Recruiting is an everyday, all-the-time thing for leaders who want to attract the best talent.
I always think twice about grabbing lunch at a restaurant that has a “Help Wanted” sign in the window – especially if the sign looks like a permanent fixture. I can’t help but wonder about the possible implications: are they short staffed because they can’t they find good help … or can’t they keep good people? Do they even remember that the sign is out there?
There is only one good spin on the “help wanted” sign: what if the management is always accepting resumes because there is always room for the best waitress, best chef, best bartender, or best maître d’ whenever they become available? What if it’s not about immediate needs, but potential opportunities?
Growth-focused companies should be continuously recruiting for the best and brightest, especially as part of succession planning. And this can’t be strictly an HR function. As leaders, we all need to keep our antennae up for the best and the brightest talent – people we meet through the natural course of our lives. In my experience, new hires who walk in with a strong referral from someone already on the team just make better employees. This includes, by the way, people recruited from within the company to take on a different responsibility.
This shouldn’t be surprising. High-powered head hunters can help us find people with amazing credentials, accomplishments and celebrity-level endorsements. But that doesn’t mean they are a good match with our culture and work ethic, or that they embrace our values. How do we screen for people who will be able to inspire collaboration in the teams they must lead? Only someone who works within a company can reasonably predict that a candidate will be a good fit. And there is general agreement that employee referrals are the best source of above average candidates. (You can read the research by Dr. John Sullivan here.)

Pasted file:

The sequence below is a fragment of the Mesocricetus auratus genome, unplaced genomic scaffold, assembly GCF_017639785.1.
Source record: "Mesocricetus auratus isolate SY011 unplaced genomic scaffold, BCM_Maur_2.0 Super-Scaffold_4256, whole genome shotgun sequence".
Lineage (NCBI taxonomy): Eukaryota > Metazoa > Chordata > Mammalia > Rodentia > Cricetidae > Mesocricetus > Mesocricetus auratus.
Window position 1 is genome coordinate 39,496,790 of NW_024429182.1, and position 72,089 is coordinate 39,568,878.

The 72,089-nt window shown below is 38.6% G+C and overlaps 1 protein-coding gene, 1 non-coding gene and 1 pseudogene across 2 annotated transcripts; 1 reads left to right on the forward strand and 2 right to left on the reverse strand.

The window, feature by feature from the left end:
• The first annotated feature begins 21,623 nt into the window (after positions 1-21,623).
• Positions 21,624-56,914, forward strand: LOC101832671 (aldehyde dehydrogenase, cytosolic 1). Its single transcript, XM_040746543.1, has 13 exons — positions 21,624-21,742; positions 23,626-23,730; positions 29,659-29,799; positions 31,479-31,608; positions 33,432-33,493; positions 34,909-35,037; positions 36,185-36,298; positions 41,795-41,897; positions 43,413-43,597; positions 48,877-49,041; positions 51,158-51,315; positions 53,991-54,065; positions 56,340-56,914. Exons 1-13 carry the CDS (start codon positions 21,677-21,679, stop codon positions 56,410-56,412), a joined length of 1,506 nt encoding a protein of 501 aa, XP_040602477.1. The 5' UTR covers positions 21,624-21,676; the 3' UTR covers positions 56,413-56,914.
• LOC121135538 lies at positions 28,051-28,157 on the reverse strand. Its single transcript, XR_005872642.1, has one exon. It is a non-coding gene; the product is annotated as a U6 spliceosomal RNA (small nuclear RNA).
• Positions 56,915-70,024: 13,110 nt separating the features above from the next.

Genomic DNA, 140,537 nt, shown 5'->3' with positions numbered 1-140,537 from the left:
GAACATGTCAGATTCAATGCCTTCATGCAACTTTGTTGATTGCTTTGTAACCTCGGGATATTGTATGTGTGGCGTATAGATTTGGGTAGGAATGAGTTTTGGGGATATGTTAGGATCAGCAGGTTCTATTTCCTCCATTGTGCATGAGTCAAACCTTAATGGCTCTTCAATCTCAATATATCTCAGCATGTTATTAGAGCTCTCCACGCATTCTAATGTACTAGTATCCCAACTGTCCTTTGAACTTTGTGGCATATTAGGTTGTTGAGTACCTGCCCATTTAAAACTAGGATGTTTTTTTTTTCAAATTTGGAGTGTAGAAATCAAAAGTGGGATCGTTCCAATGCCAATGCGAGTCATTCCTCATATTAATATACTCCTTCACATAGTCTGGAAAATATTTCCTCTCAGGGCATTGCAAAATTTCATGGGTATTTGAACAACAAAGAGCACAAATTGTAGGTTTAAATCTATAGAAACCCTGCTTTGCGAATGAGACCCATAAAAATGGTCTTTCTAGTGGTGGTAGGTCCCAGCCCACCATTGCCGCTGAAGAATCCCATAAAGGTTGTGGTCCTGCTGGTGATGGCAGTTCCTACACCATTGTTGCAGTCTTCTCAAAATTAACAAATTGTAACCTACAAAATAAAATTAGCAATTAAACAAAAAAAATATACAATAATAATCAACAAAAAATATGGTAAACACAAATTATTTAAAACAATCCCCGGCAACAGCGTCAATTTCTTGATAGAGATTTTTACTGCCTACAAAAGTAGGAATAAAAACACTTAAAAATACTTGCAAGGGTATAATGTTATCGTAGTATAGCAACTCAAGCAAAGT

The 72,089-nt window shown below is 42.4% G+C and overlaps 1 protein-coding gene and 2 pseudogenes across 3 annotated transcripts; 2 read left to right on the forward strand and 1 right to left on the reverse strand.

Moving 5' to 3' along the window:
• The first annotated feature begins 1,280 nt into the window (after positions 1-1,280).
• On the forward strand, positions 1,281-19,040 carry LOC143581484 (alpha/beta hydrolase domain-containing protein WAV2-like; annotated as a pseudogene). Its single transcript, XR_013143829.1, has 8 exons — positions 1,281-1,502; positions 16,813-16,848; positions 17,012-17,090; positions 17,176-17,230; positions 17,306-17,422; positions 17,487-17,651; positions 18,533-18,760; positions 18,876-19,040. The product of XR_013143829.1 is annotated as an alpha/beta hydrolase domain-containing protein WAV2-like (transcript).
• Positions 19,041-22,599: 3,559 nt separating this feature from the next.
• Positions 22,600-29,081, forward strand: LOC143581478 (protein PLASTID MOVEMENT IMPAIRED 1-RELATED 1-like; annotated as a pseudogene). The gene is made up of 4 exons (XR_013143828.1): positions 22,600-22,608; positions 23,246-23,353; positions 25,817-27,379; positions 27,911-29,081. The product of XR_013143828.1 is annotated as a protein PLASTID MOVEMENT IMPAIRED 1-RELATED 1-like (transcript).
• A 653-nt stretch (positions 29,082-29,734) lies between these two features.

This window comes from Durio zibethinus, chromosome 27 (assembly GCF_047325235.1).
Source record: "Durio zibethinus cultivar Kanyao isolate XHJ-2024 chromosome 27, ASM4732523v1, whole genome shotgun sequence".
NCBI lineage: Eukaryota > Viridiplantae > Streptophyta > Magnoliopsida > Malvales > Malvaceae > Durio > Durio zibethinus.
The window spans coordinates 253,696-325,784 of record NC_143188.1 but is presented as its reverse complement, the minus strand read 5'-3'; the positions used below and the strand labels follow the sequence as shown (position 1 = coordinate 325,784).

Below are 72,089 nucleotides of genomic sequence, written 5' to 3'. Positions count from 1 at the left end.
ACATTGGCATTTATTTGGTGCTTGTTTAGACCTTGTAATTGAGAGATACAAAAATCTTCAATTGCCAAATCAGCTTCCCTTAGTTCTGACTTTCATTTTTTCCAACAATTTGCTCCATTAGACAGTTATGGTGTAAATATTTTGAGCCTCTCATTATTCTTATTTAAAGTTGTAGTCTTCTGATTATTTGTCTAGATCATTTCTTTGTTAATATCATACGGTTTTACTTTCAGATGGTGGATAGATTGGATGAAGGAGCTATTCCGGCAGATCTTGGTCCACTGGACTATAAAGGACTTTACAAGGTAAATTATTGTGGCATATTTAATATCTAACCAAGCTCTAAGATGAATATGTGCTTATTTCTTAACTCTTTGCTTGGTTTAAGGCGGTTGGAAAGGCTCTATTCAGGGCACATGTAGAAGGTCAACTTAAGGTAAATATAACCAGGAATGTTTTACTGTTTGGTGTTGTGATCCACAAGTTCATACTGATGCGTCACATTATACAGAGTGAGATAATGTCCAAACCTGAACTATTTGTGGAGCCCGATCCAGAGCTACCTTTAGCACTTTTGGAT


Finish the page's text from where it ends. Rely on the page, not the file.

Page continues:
This habit of continuous recruitment becomes even more critical in companies that are anticipating the retirement of some of their most capable and trusted leaders. Succession planning should be ongoing. Have you every stopped to think about who will fill your shoes when you move on in your career or retire? Should you be looking beyond your immediate staff? Are there individuals in the organization you should be mentoring and grooming? Do you know someone who could be a huge asset elsewhere in the company, if you just took time to connect them properly?
Leaders seek and attract future leaders. There’s no downside to recruiting and mentoring talent. But failure to look beyond our own career is selfish at best. Take a moment to think about it; who should be doing your job in five to ten years? What should you be doing for them today?